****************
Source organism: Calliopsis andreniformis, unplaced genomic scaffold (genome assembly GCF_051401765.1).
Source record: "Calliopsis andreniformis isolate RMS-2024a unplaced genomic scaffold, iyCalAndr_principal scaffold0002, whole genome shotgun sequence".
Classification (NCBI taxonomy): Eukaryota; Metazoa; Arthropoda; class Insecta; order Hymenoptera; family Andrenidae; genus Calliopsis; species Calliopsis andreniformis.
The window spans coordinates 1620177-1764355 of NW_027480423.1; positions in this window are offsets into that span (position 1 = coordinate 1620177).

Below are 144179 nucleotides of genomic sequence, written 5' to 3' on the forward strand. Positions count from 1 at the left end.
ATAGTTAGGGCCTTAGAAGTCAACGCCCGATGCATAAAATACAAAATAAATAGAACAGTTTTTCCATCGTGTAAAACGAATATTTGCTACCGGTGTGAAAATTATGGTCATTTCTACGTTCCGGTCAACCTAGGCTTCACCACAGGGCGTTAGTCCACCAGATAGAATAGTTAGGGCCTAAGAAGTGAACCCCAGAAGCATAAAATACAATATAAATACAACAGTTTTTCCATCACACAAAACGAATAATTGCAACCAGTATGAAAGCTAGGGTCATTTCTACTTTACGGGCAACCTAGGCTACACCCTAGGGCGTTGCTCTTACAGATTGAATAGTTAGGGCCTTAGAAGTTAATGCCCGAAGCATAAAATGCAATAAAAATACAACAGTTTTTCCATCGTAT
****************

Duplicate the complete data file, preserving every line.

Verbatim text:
Source organism: Calliopsis andreniformis, unplaced genomic scaffold (genome assembly GCF_051401765.1).
Source record: "Calliopsis andreniformis isolate RMS-2024a unplaced genomic scaffold, iyCalAndr_principal scaffold0002, whole genome shotgun sequence".
Classification (NCBI taxonomy): Eukaryota; Metazoa; Arthropoda; class Insecta; order Hymenoptera; family Andrenidae; genus Calliopsis; species Calliopsis andreniformis.
The window spans coordinates 1620177-1764355 of NW_027480423.1; positions in this window are offsets into that span (position 1 = coordinate 1620177).

Below are 144179 nucleotides of genomic sequence, written 5' to 3' on the forward strand. Positions count from 1 at the left end.
ATAGTTAGGGCCTTAGAAGTCAACGCCCGATGCATAAAATACAAAATAAATAGAACAGTTTTTCCATCGTGTAAAACGAATATTTGCTACCGGTGTGAAAATTATGGTCATTTCTACGTTCCGGTCAACCTAGGCTTCACCACAGGGCGTTAGTCCACCAGATAGAATAGTTAGGGCCTAAGAAGTGAACCCCAGAAGCATAAAATACAATATAAATACAACAGTTTTTCCATCACACAAAACGAATAATTGCAACCAGTATGAAAGCTAGGGTCATTTCTACTTTACGGGCAACCTAGGCTACACCCTAGGGCGTTGCTCTTACAGATTGAATAGTTAGGGCCTTAGAAGTTAATGCCCGAAGCATAAAATGCAATAAAAATACAACAGTTTTTCCATCGTAT